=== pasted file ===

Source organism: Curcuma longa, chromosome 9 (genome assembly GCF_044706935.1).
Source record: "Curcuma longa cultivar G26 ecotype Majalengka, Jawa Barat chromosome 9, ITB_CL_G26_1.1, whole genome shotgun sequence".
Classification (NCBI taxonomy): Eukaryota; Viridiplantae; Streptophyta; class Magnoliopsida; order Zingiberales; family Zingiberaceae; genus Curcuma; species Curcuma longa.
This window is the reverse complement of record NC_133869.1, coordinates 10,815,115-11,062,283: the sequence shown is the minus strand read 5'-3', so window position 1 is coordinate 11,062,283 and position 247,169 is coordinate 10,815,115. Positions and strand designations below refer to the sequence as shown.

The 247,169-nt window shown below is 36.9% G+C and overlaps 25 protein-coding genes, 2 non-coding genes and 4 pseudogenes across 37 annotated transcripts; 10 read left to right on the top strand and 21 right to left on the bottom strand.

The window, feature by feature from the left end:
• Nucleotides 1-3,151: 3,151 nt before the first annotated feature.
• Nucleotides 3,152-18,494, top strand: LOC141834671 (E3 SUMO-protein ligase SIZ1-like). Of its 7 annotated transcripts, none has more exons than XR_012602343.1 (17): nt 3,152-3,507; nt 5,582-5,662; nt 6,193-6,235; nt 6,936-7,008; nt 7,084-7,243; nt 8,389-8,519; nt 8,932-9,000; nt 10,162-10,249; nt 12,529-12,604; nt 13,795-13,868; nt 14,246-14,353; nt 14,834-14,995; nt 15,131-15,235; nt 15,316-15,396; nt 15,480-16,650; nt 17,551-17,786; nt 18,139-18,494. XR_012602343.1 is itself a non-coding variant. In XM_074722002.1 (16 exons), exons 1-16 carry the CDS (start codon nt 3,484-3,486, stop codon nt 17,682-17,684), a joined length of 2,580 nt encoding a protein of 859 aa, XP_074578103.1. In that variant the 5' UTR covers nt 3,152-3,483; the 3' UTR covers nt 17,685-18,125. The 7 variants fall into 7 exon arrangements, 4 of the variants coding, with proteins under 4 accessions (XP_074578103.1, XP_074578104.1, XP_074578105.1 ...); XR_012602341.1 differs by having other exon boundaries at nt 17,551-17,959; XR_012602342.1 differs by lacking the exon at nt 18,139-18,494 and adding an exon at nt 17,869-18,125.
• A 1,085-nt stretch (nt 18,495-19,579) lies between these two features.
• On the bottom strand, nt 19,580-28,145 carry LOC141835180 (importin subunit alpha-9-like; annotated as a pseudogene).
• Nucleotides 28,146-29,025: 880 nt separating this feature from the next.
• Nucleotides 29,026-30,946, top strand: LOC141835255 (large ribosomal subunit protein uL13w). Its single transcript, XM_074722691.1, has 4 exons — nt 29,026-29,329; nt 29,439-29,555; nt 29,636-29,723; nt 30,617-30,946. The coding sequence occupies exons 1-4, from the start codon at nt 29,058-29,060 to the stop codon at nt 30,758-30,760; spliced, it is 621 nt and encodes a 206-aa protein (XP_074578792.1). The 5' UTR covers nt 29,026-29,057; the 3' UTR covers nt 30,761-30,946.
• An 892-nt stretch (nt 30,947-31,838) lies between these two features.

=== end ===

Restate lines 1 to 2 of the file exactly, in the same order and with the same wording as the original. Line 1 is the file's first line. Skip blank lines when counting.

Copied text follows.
Source organism: Curcuma longa, chromosome 9 (genome assembly GCF_044706935.1).
Source record: "Curcuma longa cultivar G26 ecotype Majalengka, Jawa Barat chromosome 9, ITB_CL_G26_1.1, whole genome shotgun sequence".